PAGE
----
I used to keep pigeons and white doves. They had a dovecote and aviary but could come and go as they pleased and were only shut up at night. Pigeons are intelligent birds and make wonderful companions - not the flying rats that some ignorant people choose to call them. Too many stories to tell but I absolutely loved all my birds and used to blog about them - faithsdoves

FannyCornforth Fri 15-Jan-21 10:10:48

LauraNorder

Sorry, can’t bear the thought of caged birds, they are meant to fly and be free. I’ll move along.

I hope that you are still here Laura to read this.
I was thinking more along the lines of birds that are wild and become semi-tame.
Like the jackdaw Nell8 recalled who 'adopted' her uncle.
The owls that we had had to be domesticated because they couldn't live in the wild. My parents found them as owlets, they had been dumped in a cardboard box on the side of a motorway.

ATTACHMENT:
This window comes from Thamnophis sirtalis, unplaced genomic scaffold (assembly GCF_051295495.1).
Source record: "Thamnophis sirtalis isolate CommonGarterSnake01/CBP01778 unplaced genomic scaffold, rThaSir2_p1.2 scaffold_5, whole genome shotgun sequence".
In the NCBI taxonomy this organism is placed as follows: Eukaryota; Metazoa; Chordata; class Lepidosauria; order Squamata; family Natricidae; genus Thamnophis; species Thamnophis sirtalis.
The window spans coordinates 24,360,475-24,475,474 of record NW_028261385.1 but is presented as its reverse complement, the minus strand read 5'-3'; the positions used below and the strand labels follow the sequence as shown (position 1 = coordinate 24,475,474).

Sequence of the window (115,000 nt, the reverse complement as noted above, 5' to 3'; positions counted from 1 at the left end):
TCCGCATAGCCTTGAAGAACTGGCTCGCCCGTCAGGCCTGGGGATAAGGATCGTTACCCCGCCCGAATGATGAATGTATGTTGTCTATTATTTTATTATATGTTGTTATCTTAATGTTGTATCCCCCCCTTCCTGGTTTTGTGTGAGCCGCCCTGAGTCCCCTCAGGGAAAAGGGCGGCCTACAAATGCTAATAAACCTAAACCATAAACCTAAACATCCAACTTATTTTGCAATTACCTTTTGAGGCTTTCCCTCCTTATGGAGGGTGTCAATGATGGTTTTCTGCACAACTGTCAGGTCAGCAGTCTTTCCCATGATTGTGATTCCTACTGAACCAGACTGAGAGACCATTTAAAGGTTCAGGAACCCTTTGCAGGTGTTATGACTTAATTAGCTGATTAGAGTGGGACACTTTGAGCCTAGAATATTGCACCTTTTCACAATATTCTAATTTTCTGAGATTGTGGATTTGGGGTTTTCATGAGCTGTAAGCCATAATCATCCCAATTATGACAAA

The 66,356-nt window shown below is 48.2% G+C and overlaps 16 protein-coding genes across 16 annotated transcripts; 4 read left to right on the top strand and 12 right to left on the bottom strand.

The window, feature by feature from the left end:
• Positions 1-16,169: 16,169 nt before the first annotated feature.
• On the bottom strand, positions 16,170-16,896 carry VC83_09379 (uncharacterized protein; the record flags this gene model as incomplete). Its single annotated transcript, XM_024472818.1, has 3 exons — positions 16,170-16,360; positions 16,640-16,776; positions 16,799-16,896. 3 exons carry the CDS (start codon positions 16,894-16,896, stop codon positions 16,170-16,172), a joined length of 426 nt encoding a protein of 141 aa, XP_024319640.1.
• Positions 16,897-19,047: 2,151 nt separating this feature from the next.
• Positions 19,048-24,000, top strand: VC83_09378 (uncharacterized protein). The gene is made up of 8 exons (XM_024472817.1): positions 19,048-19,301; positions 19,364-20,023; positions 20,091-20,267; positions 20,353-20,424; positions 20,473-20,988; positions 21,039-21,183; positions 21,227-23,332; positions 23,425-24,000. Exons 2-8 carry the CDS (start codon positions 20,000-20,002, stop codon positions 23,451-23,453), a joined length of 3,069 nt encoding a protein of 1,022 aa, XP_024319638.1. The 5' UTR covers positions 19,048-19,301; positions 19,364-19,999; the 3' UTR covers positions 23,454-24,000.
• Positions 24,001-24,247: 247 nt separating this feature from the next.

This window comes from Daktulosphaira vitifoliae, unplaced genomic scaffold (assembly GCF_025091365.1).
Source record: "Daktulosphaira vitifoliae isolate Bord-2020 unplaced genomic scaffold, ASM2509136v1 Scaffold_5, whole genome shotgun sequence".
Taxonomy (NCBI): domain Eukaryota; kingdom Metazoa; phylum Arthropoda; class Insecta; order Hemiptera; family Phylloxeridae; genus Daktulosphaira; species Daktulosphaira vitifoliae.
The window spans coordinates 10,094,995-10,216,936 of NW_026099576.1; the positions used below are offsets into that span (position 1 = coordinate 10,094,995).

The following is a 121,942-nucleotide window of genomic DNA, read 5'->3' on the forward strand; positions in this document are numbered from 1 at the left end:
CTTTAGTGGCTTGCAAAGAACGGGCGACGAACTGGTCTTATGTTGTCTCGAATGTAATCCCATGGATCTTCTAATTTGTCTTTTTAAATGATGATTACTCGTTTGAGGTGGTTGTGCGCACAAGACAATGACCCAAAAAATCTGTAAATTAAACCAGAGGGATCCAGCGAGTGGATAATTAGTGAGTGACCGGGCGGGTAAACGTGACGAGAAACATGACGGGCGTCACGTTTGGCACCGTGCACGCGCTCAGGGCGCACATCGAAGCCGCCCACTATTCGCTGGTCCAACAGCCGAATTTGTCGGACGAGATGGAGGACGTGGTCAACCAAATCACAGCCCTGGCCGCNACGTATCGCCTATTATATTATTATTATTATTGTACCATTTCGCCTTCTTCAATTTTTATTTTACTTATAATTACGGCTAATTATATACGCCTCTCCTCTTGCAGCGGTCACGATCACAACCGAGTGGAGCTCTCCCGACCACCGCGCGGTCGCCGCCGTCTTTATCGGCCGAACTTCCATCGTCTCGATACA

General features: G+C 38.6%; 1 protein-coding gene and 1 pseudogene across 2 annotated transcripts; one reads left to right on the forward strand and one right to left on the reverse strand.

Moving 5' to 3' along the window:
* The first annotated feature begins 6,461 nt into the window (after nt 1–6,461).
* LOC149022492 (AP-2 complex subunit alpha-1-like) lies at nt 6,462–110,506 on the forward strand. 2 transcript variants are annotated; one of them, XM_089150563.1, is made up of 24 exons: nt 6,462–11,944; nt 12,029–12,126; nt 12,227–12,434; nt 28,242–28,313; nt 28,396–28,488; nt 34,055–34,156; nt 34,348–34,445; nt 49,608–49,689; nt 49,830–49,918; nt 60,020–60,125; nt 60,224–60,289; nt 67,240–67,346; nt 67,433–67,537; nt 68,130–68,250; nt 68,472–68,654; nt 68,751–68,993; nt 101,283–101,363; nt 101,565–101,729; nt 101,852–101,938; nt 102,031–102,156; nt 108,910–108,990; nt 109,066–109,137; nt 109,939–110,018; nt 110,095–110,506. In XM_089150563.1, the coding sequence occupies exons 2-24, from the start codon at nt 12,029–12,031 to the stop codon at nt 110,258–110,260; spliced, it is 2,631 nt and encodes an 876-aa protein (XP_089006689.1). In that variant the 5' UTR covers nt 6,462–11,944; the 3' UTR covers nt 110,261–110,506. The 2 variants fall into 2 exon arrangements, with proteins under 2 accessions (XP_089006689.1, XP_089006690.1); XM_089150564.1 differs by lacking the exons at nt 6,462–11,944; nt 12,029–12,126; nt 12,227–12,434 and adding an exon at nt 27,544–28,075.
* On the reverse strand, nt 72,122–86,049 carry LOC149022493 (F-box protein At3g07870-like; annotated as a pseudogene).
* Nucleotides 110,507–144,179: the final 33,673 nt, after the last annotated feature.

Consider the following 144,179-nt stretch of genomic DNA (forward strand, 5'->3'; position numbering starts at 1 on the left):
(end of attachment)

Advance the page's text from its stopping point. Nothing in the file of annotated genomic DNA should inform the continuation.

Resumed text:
FannyCornforth Fri 15-Jan-21 10:20:54

Shropshirelass that's amazing.
A wild magpie that was able to speak.
They are ridiculously clever creatures, but unfortunately so cruel.
We have them nesting in a birch tree every year despite our efforts to dissuade them.

henetha Fri 15-Jan-21 10:21:57

When my sons were young we always had budgies. The one I remember most was Pip because he was very tame and lived much longer than most budgies do. He could talk and told us every day, multiple times, that Pip was a pretty boy.
Some years ago I had a canary called Brian, but he only lived for 5 years. When he died I took his little body up to a quiet part of Dartmoor. It was a foggy day and as I dug a hole in the soil two ponies loomed up out of the mist and stood there. I felt like they were mourning with me. It was really weird. I cried buckets.
And now I have Wiggy. She belongs to my grand-daughter and I was asked to look after her while she was at university.